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If we get Brexit wrong, young people will pay the heaviest price

If we get Brexit wrong, young people will pay the heaviest price
3 min read

Young people will be hardest hit by the government’s approach to Brexit. It is for Theresa May to ensure she doesn’t sacrifice their futures on the altars of ideology, writes Seema Malhotra

The Tory party are looking for ways to reconnect with young people after a record that sees schools struggling with education cuts, mental health support services in crisis and students saddled with more debt than ever before.

The Conservative party Chairman, Brandon Lewis, said in The House magazine last week that the Tories would reach out to young people with a series of visits to universities. But there is a huge trust gap between the Conservatives and young people – with what the Tories say and what they do.

One area where there is not a shred of doubt is that young people, who voted overwhelmingly to Remain in the 2016 Referendum, will be hardest hit by the government’s approach to Brexit. We know that young people under 24 voted three to one against Brexit compared to a 60-40 split in favour of Leave among the over 60s.

No surprise then that a recent study by the LSE of 18-24-year olds showed that young people are “bemused, angry and resentful” as well as deeply concerned about the negative impact that leaving the EU will have on them. Parents in my constituency are increasingly saying the same.

Parliament is right to be concerned that a hard Brexit will be detrimental to young people’s economic and social opportunities and to do all we can to minimise the impact on young their chances. It is a highly competitive world in which they are growing up. 

ONS figures from December showed 366,000 people aged 16-24 are now unemployed, 27,000 more than the previous quarter and significantly higher than the national average across other age groups.

The Government can try and dismiss the growing evidence of risks to our economy from Brexit but putting your head in the sand won’t save people’s jobs.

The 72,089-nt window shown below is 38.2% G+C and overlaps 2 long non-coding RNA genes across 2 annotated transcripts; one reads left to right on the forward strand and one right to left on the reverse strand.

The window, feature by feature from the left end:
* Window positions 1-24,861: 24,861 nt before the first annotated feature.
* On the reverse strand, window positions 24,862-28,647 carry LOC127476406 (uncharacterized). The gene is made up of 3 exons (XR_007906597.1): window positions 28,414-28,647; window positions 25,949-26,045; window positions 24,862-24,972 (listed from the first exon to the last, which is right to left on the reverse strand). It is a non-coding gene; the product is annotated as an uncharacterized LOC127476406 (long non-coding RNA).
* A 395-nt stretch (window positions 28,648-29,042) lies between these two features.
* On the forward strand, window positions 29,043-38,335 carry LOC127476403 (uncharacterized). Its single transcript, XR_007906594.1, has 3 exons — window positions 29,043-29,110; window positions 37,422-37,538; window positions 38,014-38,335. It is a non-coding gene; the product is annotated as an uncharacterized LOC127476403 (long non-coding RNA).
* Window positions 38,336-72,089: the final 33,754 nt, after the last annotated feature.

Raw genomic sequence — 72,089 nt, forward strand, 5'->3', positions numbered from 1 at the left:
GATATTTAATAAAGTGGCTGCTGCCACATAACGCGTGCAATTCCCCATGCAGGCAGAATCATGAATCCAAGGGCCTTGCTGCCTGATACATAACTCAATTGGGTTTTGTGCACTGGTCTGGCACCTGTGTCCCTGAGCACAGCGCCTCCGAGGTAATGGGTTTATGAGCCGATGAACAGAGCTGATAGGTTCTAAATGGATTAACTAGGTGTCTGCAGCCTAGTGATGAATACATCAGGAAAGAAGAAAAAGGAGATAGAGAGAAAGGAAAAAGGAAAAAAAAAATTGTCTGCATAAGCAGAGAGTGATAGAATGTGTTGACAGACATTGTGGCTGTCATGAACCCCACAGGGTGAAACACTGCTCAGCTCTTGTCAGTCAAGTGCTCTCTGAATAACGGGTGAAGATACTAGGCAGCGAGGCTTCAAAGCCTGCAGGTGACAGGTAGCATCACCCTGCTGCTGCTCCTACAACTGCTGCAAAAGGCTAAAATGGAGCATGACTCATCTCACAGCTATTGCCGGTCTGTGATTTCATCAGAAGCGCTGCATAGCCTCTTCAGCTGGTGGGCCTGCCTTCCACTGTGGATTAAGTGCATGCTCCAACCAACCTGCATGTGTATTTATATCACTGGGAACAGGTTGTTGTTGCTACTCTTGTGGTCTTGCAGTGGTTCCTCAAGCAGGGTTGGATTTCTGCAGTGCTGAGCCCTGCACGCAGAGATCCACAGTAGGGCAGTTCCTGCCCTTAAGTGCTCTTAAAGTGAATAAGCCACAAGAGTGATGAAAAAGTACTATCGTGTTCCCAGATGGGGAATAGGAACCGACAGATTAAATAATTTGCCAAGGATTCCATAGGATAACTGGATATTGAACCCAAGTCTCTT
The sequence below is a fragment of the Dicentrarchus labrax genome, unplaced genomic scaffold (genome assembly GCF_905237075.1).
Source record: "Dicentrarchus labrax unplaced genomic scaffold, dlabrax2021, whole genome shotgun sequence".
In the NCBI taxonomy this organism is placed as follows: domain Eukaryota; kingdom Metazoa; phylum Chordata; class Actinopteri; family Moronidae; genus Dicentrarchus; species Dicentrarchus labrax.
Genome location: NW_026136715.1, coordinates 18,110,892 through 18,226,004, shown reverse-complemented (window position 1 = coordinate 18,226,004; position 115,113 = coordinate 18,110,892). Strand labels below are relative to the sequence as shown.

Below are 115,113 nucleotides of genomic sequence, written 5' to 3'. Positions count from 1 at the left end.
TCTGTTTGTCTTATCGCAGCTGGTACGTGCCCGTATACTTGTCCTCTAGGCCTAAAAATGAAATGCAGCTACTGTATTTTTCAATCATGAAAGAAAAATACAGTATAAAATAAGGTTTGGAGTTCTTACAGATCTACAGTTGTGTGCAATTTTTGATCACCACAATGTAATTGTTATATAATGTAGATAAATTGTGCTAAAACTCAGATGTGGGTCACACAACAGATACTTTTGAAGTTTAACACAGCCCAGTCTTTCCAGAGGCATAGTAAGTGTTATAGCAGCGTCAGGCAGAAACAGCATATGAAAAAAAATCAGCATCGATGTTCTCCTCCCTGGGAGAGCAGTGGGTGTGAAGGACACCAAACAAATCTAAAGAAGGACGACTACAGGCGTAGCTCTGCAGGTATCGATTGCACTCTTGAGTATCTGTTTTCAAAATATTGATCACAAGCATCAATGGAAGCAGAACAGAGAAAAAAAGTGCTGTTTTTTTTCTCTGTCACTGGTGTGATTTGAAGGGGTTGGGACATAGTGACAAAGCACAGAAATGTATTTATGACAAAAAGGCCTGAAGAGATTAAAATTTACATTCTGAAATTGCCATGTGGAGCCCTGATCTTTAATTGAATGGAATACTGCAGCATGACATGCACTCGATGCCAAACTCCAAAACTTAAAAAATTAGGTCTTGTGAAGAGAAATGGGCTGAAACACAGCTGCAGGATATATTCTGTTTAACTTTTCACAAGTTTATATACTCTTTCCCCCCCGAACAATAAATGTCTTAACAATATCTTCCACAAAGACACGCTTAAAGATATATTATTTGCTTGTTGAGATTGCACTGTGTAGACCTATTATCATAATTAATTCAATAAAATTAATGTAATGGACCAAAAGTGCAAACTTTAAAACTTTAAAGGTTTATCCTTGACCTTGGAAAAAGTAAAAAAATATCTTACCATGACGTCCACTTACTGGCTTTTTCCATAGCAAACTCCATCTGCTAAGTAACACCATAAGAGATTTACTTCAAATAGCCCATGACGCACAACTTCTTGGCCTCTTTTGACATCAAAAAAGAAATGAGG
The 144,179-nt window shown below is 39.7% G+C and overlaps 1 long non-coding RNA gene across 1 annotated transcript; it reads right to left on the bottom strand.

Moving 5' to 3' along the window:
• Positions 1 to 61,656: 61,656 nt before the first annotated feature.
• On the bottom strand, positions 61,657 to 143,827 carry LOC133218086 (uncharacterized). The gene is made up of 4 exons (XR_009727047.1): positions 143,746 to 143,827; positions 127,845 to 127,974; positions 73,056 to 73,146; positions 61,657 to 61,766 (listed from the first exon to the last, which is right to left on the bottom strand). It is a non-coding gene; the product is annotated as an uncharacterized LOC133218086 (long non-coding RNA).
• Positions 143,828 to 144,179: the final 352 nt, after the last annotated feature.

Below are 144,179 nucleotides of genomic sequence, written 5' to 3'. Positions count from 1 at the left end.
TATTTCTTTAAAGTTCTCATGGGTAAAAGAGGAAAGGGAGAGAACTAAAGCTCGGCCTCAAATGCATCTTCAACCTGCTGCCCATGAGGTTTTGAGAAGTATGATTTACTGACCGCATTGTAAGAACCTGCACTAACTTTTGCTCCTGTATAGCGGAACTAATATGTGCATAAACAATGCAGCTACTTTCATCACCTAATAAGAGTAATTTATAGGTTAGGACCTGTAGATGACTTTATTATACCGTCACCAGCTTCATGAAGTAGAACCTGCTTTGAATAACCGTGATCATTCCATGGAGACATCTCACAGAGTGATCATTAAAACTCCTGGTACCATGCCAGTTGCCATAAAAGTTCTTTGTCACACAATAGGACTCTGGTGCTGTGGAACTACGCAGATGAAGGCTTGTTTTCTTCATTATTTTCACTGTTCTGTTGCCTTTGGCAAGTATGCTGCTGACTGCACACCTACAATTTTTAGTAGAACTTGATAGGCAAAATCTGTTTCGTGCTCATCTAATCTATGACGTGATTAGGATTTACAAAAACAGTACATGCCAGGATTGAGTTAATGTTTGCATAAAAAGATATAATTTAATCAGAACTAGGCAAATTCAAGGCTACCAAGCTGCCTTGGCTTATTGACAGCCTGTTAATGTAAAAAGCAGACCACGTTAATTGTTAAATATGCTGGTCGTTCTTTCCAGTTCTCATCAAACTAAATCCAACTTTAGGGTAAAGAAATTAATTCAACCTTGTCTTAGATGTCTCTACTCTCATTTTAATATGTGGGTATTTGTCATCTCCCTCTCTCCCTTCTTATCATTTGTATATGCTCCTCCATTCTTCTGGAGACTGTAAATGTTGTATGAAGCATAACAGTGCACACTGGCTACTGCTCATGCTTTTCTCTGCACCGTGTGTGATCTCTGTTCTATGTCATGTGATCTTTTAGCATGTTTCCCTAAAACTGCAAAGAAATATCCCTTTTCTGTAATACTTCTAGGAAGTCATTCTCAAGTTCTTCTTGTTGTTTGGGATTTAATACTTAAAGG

In the 18 months since the referendum, we have dropped from the top to the bottom of the G7 growth league table. The National Institute of Economic and Social Research has said that each household is now paying more £600 a year since the referendum, while we are also paying 9.9% more on foreign holidays, 7.5% more on fuel.

This week has shown the government in staggering disarray. The Foreign Secretary has likened the Northern Ireland Border issue to the border “between Camden and Westminster”. Liam Fox’s own former permanent secretary, Sir Martin Donnelly said leaving the single market and the customs union was like “giving up a three-course meal now for the promise of a packet of crisps in the future.”

But as we debate the right for young people to vote at 16, perhaps over the next few weeks we will see a further awakening in the Tory party that a hard Brexit is currently set to take away rights from young people – to live, work, study across Europe – and that this will leave them with fewer opportunities than young people across the 27 other EU nations. I hope Parliament will move to protect the rights of young people as negotiations move forward. It is for May to ensure she doesn’t sacrifice their futures on the altars of ideology.  

If Theresa May and her disciples get this wrong everyone will pay a price, but the cost will fall heaviest on the shoulders of those who have the fewest assets and who will live with the consequences the longest. 


Seema Malhotra is Labour MP for Feltham and Heston and a member of the Exiting the EU select committee

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